This article originally appeared on heartland.org.
State Budget Solutions’ (SBS) fourth annual State Debt Study reveals that state governments face a combined $5.1 trillion in debt. This total equals approximately $16,178 per capita, or 33 percent of annual gross state product.
Another telling way to view the problem — state debt equals 469 percent of all fiscal year state general and other fund expenditures.
Since 2010, SBS has conducted a comprehensive examination of debt facing the 50 state governments. These reports have repeatedly found trillions in combined debt that stand in stark contrast to officials’ proclamations of balanced budgets and belt-tightening. This year’s update, and those in the past, show unfunded public pension liabilities’ incredible contribution to state debt. In fact, these liabilities make up 79 percent of all state debt.
SBS’ unique and comprehensive approach to calculating state debt includes four separate components. The components are market-valued unfunded public pension liabilities, outstanding government debt, unfunded other post employment benefit (OPEB) liabilities, and outstanding unemployment trust fund loans. Together, these four factors present an all-inclusive view of state obligations not conventionally presented but that both lawmakers and taxpayers nonetheless must confront.
Click here to view a spreadsheet showing each state???s debt levels.
The Biggest: California, New York, Texas
California leads the pack with $778 billion in state debt, mostly as a result of the state’s $584 billion unfunded public pension liability. New York ($388 billion), Texas ($341 billion), Illinois ($321 billion), and Ohio ($321 billion) round out the top 5 states with the largest amounts of state debt. While each figure is staggering in its own right, this perspective does seem to highlight those states with the largest populations.
A more alarming fiscal situation is revealed when state debt totals are broken down according to a series of factors that reflect the toll that eventually reducing that debt may take on citizens, the local economy, and state budgets.
The first way to break down the data is by look at the debt on a per capita basis. Using the United States Census Bureau’s 2012 population estimates, the study reveals that combined, state debt is equal to $16,178 for every resident of a U.S. state. That figure does not adequately portray the dire situation in some states, though.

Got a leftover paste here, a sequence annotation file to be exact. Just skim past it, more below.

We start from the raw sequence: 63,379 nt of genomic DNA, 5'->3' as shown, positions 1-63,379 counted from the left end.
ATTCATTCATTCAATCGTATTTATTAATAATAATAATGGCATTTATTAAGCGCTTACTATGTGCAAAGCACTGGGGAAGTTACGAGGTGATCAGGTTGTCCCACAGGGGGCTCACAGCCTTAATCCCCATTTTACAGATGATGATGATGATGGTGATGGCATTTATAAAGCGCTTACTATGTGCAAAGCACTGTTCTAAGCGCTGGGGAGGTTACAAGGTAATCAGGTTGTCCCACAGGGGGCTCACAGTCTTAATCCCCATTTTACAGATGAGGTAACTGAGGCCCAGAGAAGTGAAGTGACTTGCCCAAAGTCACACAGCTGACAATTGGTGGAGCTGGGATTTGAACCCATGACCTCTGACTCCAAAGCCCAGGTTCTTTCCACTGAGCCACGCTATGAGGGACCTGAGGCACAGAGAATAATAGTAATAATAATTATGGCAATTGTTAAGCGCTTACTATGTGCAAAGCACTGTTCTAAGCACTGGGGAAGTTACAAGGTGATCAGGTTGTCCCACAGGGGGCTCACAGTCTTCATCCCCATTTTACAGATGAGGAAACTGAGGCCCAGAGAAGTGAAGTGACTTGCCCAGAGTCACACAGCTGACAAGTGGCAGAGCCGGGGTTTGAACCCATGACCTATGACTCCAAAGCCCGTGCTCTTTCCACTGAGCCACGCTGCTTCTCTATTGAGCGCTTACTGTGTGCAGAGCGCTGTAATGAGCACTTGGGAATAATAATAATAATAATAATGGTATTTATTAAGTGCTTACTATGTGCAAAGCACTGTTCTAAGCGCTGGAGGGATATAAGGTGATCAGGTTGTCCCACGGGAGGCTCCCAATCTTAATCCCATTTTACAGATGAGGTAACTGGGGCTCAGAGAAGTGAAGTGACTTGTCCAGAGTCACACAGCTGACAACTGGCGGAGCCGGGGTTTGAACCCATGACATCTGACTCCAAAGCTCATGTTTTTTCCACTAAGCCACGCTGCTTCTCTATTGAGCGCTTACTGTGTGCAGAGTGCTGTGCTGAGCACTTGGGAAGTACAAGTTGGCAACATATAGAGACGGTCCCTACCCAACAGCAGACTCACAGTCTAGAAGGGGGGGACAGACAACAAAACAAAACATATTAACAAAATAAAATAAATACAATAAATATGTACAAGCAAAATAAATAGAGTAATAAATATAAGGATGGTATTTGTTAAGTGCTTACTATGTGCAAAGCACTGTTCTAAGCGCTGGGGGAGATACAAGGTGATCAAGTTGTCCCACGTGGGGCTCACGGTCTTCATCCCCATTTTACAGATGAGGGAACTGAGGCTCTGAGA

The Worst: Alaska, Hawaii, Connecticut
In terms of per capita, Alaska’s state debt is equal to $40,714 per person, followed by Hawaii ($33,111), Connecticut ($31,298), Ohio ($27,836), and Illinois ($24,959).
State debt as a percentage of gross state product is another possible measure. Across the spectrum of states, this figure varies widely. Hawaii (64 percent), Ohio (63 percent), New Mexico (62 percent), Alaska (57 percent), and Mississippi (54 percent) all face a state debt that totals more than 50 percent of their entire 2012 gross state product.
Over time, state debt will exact a toll on state budgets. Money once expected to fund services like education and healthcare will have to be redirected to debt service, increased contributions to public pension systems, and more. Based on this, it is illustrative to examine state debt as it relates to state expenditures.
The National Association of State Budget Officers’ annual State Expenditure Report compiles total state expenditures. Excluding bonds and federal funds from fiscal year 2012 expenditures in order to focus on state resources, total state debt equals 469 percent of state spending.
Perhaps Worse Still: Nevada, Ohio, Illinois
Nevada stands out with a state debt equal to 1,048 percent of its own spending. It is followed, albeit not too closely, by Ohio (742 percent), Illinois (727 percent), California (647 percent), and Georgia (633 percent).